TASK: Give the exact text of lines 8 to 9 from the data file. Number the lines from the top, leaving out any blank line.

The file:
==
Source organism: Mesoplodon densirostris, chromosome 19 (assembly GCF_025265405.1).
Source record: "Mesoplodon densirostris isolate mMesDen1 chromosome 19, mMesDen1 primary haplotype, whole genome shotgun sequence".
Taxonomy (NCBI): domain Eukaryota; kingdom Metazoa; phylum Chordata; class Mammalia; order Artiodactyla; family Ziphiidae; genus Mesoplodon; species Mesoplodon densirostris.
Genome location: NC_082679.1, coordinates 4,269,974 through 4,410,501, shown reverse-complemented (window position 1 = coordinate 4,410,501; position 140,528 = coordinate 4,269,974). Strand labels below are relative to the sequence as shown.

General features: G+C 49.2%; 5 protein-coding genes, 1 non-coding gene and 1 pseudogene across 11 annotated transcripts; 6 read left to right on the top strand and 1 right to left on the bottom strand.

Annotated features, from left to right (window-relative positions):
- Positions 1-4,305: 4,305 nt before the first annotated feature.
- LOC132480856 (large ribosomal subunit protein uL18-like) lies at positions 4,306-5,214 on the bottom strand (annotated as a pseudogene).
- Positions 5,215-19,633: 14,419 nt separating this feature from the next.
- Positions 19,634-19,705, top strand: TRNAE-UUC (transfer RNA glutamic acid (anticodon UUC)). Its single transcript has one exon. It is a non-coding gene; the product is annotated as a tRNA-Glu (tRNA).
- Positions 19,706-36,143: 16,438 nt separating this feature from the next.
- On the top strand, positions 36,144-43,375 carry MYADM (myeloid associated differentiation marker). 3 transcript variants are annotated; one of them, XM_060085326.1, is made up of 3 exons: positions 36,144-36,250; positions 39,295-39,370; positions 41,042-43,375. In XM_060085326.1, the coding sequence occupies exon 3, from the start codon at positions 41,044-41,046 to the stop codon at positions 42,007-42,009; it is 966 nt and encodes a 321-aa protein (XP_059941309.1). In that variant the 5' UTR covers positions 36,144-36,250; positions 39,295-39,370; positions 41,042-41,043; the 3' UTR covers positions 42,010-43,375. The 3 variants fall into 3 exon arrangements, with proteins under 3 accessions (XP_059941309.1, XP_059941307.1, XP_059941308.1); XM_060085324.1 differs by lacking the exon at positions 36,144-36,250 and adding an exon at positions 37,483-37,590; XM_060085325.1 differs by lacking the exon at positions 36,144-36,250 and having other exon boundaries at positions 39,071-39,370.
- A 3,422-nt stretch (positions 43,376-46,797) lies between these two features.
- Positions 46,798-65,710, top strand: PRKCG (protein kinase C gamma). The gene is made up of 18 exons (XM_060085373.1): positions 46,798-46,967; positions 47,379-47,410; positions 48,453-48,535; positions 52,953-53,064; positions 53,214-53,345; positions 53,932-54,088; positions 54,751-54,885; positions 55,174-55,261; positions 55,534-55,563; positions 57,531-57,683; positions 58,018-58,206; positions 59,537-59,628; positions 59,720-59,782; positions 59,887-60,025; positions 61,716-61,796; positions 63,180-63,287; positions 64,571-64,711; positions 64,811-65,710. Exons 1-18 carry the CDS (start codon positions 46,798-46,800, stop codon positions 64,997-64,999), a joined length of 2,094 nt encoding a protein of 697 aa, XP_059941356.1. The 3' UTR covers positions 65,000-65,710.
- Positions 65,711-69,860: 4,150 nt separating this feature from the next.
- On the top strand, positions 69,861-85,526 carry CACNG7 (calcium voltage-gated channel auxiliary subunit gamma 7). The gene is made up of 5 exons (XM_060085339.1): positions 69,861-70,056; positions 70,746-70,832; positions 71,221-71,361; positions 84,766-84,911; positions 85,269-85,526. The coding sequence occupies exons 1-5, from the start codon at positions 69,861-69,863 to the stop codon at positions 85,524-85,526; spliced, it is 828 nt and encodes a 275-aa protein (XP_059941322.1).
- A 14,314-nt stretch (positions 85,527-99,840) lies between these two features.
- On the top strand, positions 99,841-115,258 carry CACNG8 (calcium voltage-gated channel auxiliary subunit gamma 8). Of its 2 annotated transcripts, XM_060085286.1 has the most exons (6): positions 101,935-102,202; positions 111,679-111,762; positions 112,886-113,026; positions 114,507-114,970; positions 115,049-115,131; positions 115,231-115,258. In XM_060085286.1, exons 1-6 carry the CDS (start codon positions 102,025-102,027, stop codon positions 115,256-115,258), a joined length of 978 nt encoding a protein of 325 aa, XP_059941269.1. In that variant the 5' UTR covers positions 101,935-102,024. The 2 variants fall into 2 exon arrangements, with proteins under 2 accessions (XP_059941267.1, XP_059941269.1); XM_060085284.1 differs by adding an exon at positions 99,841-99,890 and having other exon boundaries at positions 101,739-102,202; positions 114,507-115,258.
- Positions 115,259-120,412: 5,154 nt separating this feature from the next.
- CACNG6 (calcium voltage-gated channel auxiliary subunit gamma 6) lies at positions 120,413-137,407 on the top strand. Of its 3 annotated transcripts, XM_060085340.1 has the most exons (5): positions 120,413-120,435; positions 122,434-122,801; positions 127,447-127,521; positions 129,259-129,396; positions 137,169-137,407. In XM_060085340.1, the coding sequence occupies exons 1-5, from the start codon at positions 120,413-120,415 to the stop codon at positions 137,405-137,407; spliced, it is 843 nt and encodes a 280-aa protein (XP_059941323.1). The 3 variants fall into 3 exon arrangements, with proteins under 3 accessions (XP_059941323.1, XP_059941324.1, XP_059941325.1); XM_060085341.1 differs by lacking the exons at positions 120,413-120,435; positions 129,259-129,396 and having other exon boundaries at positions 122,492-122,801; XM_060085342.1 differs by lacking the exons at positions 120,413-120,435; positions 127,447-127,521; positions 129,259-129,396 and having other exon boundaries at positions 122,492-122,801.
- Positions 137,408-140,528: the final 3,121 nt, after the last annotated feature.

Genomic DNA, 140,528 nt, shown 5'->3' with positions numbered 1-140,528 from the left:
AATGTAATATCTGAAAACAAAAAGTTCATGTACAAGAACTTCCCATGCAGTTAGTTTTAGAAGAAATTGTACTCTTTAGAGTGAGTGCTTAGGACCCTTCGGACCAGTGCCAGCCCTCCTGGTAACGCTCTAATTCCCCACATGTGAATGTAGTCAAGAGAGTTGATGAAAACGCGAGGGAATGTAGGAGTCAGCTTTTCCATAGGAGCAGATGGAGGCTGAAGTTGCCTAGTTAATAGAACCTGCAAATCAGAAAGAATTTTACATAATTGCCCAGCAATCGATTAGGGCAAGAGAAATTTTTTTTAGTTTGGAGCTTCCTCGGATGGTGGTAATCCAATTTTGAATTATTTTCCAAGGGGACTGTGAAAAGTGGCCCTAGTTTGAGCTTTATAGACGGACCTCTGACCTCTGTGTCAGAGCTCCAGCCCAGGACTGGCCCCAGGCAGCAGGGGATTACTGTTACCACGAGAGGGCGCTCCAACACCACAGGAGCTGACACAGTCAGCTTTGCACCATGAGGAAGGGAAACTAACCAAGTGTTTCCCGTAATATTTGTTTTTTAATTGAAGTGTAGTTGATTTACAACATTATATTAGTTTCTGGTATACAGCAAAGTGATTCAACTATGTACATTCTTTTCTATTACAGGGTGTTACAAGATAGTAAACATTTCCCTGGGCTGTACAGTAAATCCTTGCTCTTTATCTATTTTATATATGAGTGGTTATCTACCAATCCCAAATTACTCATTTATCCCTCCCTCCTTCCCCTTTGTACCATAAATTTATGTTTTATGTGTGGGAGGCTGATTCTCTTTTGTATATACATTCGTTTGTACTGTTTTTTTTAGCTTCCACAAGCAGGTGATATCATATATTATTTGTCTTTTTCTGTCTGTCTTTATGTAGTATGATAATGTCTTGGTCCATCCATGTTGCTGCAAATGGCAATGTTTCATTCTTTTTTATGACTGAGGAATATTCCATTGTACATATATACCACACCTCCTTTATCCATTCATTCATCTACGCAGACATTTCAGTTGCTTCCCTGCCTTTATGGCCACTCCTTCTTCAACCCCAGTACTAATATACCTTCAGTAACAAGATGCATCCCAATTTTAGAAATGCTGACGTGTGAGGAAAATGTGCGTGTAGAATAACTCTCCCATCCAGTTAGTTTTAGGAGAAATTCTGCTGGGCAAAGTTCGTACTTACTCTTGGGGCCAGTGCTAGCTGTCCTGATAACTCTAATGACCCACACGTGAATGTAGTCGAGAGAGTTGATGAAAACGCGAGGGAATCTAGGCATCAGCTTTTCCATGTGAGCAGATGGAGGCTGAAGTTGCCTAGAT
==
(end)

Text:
- LOC132480856 (large ribosomal subunit protein uL18-like) lies at positions 4,306-5,214 on the bottom strand (annotated as a pseudogene).
- Positions 5,215-19,633: 14,419 nt separating this feature from the next.